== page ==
Sand between your toes

Sand in your clothes
Sand everywhere

and beyond the sand--

the waves
and the cold North Sea.

I sometimes wonder

whether the call of sea
is a primal call
recorded in
mankind's collective DNA.

Joel's Sand Initiation

Brothers on the beach at Noordwijk

Our Samuel enjoys a bit of Sunbathing after four


Thursday, August 23, 2007


It's never easy to predict what kind of summer we'll be having. This year, we've had more rain and more gloomy days than we would have liked, but I'm not complaining as the days of sun and dry weather are such treasures, and we've been out even on gray days arming ourselves against the wind and the rain with flimsy umbrellas and praying that God will just keep Samuel dry.

This week, Joel's cousin came over and we had to dig out the tent from its hiding place in the attic and put it up as the cousins had decided they wouldn't sleep unless it was in the tent in our backyard. Thank goodness it isn't a huge thing, and Jan was able to put it up before dark. They slept in the tent on Monday night, but Tuesday was just too wet and too cold so the cousins migrated to the floor of our living room.

We have decluttered and minimalized the living room. Deciding that the area is called a living room for a purpose, we've unplugged the television(a drastic measure) and exiled it to the master's bedroom to await a more permanent fate. If I were to decide, I would just get rid of the thing. It's huge and it's black and while I've tried to reconcile myself to the television, I still think it's a noisy monster that doesn't really contribute much except noise pollution.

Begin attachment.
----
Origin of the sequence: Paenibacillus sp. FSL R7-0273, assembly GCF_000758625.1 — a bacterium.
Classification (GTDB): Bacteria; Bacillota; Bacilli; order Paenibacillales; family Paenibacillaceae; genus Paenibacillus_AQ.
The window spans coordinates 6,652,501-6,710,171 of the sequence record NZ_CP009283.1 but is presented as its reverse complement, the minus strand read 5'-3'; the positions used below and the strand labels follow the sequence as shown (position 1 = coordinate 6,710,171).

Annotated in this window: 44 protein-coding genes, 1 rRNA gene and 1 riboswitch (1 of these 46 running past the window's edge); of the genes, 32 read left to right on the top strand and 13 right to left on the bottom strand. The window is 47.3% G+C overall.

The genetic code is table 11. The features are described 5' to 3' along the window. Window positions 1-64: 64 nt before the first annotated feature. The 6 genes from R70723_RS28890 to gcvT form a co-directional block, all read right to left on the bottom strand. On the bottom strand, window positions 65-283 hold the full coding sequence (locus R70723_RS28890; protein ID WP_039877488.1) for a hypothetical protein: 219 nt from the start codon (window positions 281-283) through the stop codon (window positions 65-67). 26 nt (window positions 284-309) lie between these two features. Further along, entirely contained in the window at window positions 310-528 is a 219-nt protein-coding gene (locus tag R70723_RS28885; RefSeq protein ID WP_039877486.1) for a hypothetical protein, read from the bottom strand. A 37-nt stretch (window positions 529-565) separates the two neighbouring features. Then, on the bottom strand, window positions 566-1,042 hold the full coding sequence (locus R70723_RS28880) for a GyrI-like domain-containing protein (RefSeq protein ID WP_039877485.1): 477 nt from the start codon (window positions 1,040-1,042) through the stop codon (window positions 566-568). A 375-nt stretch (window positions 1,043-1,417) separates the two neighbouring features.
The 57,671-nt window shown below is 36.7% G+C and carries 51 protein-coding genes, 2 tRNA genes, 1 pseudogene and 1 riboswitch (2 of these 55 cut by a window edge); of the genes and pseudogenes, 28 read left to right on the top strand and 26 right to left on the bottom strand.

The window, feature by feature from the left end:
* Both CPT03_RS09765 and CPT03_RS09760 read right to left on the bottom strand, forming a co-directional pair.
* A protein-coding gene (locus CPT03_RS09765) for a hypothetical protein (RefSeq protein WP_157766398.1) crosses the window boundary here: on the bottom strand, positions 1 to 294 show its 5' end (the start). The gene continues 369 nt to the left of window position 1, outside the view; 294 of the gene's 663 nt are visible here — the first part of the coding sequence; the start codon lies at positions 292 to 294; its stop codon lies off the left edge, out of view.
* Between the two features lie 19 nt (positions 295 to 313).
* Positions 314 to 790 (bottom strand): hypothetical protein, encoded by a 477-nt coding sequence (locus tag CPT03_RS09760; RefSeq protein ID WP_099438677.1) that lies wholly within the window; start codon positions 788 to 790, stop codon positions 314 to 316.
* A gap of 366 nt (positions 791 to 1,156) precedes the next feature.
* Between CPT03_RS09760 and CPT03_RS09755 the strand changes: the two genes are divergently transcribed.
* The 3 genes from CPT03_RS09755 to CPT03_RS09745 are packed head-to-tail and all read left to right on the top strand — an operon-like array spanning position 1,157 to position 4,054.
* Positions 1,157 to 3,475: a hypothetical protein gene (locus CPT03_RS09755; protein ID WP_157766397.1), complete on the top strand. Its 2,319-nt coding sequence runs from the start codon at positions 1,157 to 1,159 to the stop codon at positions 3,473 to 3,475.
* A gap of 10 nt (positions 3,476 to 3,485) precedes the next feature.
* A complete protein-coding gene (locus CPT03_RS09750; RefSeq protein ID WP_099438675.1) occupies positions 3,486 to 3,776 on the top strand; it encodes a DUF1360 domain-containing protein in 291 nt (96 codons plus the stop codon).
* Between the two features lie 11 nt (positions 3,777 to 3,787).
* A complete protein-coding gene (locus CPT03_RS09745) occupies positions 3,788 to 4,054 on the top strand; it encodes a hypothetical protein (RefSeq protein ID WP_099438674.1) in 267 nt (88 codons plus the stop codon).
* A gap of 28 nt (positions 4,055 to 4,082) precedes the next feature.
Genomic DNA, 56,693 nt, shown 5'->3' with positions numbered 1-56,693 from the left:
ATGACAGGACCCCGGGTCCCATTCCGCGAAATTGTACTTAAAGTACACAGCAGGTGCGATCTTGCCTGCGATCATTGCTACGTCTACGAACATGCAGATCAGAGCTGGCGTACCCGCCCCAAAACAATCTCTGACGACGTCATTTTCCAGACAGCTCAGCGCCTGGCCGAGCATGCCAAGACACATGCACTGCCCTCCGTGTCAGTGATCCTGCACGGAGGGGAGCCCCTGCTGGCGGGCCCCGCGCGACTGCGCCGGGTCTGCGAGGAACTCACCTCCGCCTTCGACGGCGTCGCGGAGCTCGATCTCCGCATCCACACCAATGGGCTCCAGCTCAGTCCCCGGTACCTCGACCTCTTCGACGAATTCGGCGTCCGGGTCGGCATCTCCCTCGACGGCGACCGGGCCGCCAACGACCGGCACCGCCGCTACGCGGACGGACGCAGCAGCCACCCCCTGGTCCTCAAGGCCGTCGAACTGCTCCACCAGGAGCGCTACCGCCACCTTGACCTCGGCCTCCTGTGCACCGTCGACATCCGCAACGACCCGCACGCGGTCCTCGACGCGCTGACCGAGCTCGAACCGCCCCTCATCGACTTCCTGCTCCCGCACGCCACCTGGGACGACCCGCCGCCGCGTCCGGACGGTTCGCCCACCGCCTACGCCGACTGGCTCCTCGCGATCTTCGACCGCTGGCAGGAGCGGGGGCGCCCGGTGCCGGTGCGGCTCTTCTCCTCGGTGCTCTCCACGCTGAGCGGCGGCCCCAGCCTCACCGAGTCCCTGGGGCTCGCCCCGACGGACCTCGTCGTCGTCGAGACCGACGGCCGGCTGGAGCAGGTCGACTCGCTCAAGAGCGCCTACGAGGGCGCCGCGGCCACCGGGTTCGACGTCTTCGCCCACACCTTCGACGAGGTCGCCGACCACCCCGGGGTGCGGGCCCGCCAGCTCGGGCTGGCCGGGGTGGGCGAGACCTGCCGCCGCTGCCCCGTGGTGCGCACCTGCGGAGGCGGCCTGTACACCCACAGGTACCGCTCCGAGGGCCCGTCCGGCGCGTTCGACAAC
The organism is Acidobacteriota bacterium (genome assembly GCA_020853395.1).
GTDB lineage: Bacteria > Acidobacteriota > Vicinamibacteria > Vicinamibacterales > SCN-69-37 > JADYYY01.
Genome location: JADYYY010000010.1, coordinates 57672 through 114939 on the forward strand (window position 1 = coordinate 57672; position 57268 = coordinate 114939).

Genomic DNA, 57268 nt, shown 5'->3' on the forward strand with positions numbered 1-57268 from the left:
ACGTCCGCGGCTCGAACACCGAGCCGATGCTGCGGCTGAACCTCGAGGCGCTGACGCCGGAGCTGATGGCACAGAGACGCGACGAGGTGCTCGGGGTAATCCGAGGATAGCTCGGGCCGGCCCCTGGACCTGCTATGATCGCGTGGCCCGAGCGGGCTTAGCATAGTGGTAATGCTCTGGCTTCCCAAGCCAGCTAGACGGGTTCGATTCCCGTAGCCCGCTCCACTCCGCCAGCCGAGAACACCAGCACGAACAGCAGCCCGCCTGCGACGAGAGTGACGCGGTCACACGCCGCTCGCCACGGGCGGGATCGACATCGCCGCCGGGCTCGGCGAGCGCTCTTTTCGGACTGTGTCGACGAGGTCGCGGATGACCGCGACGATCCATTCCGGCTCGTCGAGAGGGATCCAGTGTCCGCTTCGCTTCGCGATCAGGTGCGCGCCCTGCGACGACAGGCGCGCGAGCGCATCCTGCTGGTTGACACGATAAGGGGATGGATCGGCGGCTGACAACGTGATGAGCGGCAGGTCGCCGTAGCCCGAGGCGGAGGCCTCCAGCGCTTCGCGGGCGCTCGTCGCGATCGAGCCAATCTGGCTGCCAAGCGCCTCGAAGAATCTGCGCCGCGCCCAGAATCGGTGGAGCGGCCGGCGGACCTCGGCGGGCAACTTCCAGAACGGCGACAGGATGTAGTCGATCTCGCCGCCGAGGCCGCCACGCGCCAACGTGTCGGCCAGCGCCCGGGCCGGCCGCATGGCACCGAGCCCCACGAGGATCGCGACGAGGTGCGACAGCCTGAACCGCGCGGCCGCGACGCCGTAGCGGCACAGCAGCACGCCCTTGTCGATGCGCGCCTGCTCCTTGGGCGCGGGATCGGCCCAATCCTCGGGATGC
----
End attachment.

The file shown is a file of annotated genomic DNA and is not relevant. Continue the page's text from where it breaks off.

Maybe this is because television entered our lives pretty late. By the time we had tv in the mountains, I'd already read through my parents collection of fairytales, Bible Stories, Shakespeare, and C.S. Lewis along with a bunch of other true to life stories and Reader's Digest treasury books. Since Joel's birth, I've been trying to advocate a banishment of television and now that it's finally done, it's like being able to breath. Amazing!

Beautiful mornings waking up to the sound of Joel Jan reading from his Donald Duck comic collection...or afternoons when he reaches for a game (like the pocket money game, triominoes and chess). Yes, it's busier and much more intensive than turning on the television and sending your kid to some spaced out zone for a number of hours, but I think in the long run it allows for more creative and amazing interaction. As far as I'm concerned, the television can remain in exile until the kid reaches eighteen.

Thinking about this, I realize how easy it is to just let childhood slip away from us. I love how Jan comes home and finds himself engaged in conversation with his eldest or in some droolly brabble with his youngest son. I watch Joel with his brother and I think how precious it is to see how much Joel has grown beyond his initial jealousy and the struggle at having to share the attention. It's beautiful to watch him with his brother, and I thank God for giving us Samuel and for giving Samuel such a great older brother who doesn't hesitate to show his love and his affection.